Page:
imageOK, call me dumb, but I decided to put a CZ in a quarter sized round disc which was very thin at a 3 card roll with added texture, so it was really 2 cards thick in places.  The second piece was a four card roll with a molded imprint of a sage leaf, yielding a pretty thick piece, and the third a smaller oval, 2 card rolled piece with a mold imprint.

The round disc ruffled from the heat and the CZ melted – pretty neat but not so pretty.  The small oval with the imprint, remained flat but blistered.

image

 

And the larger piece, with a four card thickness was perfect!  Unfortunately, I fell asleep during the firing  and when I pulled the pieces from the kiln, they had cooled so the fire scale did not come off.  These had to be pickled, which did the trick but left the pink residue.  After, a bath in the Super Pickle, and a good brass brushing, the bronze color returned.

image

 

Advertisements

Bronze Split Pea Soup

During our recent vacation week at the beach, I chose to, lazily, experiment with a couple of projects for the metal clay Masters Registry program even though I haven’t registered yet.  I’m now thinking a few more classes and experiences under the belt should be required.  It seems everything I made last week has flopped when it hit the kiln.  So, last week I made lentils; bronze lentils, copper lentils, silver lentils, round lentils, oval lentils, enough lentils  for lentil soup.  Although, I have made beautiful lentil beads and focal pieces in the past, it seems this project, with a thousand graduated lentils, wasn’t meant to happen right now.  My, oh so beautiful, copper lentils pancaked out after being fired.  The shape was nice, the texture beautiful, but no hollow lentil bead.  And these were a challenge because they were ovals.  I’m thinking that they collapsed because they were laying flat on the charcoal.  I just wish I had fired only one to begin with…two lessons learned!   So what can I do with flat, hollow, copper beads?   Push aside and move on.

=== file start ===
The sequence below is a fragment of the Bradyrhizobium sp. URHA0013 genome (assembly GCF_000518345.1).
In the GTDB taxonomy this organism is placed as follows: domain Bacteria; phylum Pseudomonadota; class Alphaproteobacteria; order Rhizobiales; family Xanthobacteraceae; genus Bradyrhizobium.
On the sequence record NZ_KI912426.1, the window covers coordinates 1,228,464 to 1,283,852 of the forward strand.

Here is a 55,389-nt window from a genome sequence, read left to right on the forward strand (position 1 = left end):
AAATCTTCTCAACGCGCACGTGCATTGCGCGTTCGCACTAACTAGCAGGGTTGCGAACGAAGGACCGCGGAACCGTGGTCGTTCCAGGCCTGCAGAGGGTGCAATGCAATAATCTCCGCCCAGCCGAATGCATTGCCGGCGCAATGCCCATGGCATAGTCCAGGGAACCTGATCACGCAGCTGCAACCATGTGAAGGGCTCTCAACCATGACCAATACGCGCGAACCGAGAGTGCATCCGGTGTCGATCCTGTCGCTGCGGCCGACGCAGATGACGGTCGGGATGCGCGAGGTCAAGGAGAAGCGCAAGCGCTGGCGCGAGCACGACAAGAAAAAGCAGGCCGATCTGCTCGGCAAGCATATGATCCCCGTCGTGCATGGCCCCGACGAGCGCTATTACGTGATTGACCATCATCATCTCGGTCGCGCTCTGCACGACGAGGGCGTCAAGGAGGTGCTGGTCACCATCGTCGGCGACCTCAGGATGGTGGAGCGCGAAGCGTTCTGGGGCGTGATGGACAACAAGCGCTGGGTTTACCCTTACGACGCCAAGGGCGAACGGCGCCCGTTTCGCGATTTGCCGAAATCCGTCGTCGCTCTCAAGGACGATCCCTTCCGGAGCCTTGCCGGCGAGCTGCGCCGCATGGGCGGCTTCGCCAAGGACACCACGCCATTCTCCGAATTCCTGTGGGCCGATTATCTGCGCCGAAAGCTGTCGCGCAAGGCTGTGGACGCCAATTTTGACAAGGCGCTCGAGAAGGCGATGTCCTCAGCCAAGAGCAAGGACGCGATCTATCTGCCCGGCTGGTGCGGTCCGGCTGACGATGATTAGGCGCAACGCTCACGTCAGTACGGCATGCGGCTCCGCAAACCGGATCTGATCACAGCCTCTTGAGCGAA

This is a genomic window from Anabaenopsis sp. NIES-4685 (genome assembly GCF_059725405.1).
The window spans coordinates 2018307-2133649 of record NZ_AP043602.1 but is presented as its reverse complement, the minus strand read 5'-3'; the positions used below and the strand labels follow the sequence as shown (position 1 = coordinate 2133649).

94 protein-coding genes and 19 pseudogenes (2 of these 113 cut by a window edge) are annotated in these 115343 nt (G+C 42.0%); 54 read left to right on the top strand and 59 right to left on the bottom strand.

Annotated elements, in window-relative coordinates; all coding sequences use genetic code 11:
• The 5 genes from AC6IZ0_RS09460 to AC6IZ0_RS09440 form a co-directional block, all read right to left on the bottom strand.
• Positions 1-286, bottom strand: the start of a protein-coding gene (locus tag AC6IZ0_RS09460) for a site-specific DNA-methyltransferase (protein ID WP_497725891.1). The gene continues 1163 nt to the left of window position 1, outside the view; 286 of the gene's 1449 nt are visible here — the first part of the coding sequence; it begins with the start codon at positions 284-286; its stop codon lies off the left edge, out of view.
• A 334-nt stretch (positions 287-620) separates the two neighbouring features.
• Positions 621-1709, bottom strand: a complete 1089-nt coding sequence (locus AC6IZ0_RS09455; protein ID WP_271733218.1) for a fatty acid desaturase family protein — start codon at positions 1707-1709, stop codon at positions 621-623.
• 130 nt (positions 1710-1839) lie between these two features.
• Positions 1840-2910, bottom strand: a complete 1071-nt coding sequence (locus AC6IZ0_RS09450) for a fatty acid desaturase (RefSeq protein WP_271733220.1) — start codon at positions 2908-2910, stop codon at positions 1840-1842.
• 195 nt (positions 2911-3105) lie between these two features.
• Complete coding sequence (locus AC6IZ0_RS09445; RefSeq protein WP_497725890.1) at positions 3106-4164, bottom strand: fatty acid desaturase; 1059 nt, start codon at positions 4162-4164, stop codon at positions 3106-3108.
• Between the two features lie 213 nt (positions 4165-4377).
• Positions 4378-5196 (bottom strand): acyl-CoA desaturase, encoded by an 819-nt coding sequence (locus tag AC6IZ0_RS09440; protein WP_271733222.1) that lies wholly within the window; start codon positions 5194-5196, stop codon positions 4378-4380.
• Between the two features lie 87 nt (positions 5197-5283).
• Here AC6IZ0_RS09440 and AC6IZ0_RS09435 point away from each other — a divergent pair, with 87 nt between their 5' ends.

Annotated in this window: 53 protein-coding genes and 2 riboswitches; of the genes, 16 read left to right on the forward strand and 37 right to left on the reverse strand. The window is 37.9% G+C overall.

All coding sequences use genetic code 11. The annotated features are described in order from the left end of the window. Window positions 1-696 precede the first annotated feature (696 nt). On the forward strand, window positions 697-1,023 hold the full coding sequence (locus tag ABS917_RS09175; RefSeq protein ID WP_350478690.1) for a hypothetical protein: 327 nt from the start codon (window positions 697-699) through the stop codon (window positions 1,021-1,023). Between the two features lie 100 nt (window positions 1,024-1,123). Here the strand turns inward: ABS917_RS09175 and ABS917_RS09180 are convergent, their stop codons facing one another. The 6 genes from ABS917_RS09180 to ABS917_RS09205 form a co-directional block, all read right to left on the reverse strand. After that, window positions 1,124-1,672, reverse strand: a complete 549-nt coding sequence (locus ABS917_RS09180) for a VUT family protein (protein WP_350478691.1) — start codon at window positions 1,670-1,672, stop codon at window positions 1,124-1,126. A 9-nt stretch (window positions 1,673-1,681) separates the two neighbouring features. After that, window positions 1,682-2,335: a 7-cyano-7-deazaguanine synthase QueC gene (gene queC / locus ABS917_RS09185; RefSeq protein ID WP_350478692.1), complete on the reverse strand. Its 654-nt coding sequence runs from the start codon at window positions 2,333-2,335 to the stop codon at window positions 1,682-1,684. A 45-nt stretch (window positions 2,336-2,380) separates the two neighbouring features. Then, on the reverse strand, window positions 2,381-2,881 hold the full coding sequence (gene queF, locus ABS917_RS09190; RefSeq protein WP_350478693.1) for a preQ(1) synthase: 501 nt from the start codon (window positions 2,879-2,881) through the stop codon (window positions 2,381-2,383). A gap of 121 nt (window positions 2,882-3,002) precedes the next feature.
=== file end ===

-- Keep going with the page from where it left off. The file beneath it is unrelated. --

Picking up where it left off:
Last night I fired my bronze lentils and tried only two in the first firing. (FFB, SC2, Fired @ 1550 for 2 hours.)  They kept their shape but one came out with a small crack.  They were quenched in water but not put in the pickle because I could tell by the “table thud” that they were not fully sintered.   Having worked a lot with bronze, I will often fire it two times.  Don’t know why but that works better and I get a lovely heat patina which I sometimes keep.   It also helps remove some of the oxidation.   So back into the fire box with a couple of new lentils.  The second load was fired using the same schedule, and when I took this load out and the beads being fired for the second time were lovely and sintered.  The new ones looked fine until I quenched them and they exploded!  Of course, I couldn’t believe that happened with the first one so I quenched the second one and it exploded, also.  My lentil saga!  I’m going back to the bench with more bronze, because they are ver lovely.  But first, I’m doing a little research to see what happened with the FF Bronze.